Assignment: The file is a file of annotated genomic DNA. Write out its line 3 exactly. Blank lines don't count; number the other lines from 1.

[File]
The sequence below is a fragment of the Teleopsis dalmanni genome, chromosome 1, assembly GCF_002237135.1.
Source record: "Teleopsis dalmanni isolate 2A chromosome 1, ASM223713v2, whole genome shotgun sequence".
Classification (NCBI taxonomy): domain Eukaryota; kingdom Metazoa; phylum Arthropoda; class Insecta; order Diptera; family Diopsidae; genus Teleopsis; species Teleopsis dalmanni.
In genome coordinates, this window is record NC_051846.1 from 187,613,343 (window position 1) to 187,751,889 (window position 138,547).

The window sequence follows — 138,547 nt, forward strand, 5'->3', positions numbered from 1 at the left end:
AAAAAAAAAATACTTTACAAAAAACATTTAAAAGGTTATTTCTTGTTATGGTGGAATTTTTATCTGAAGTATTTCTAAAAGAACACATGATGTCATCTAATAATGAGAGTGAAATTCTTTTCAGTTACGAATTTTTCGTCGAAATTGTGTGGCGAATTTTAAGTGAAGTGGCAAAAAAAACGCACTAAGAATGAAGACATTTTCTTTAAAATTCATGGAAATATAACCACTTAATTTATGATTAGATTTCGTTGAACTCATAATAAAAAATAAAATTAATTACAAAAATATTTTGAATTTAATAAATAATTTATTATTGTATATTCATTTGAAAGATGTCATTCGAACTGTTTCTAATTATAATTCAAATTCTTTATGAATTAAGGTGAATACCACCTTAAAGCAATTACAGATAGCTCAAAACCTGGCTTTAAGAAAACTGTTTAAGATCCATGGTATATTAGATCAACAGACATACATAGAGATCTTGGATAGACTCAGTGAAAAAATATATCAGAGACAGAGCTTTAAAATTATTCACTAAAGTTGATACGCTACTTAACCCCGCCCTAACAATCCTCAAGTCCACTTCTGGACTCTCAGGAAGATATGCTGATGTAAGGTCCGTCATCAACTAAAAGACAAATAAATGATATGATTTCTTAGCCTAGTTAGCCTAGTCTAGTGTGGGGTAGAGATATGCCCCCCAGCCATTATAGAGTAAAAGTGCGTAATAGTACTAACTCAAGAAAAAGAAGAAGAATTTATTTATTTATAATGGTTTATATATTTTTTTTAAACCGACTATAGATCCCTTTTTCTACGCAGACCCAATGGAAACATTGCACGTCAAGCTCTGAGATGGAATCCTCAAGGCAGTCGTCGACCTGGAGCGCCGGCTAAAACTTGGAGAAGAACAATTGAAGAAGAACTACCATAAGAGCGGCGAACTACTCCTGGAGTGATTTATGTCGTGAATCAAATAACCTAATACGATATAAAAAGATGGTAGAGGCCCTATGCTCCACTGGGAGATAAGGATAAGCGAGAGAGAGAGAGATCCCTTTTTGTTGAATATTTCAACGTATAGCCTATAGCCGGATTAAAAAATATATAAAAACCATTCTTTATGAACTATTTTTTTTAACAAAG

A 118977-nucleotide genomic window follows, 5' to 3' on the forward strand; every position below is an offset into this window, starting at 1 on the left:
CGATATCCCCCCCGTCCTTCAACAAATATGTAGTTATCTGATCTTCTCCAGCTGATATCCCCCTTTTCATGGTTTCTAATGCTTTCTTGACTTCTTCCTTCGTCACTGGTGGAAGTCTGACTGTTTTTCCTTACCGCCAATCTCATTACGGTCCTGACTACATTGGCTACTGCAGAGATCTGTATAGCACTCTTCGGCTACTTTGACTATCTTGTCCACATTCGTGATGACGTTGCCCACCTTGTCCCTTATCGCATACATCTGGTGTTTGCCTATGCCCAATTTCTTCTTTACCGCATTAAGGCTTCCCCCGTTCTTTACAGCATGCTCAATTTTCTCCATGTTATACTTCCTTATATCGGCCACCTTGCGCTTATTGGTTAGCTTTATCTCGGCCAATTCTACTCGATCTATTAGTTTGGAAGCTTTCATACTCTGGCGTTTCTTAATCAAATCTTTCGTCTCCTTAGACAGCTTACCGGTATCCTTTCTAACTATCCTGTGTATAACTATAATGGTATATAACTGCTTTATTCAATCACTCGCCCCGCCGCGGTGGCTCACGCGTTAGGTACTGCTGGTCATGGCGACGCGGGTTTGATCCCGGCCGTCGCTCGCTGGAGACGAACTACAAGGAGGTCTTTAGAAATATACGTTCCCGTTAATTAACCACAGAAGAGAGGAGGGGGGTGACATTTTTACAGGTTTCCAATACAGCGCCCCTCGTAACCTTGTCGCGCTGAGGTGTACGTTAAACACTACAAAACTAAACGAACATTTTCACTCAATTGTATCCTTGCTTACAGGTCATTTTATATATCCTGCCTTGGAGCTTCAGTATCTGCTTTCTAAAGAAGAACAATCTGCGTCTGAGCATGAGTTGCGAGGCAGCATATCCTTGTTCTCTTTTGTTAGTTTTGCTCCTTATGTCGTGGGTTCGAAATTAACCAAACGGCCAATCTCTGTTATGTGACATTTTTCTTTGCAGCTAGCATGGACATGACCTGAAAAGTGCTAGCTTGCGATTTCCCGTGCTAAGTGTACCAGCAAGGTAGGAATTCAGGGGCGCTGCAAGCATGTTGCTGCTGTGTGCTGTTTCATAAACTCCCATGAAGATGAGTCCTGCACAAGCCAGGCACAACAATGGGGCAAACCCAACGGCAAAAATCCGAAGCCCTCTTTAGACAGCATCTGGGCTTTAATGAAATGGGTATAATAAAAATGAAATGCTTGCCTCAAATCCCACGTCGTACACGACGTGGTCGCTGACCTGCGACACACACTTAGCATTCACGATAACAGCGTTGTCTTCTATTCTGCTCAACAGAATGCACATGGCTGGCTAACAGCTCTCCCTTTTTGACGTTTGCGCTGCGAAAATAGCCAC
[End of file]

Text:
Classification (NCBI taxonomy): domain Eukaryota; kingdom Metazoa; phylum Arthropoda; class Insecta; order Diptera; family Diopsidae; genus Teleopsis; species Teleopsis dalmanni.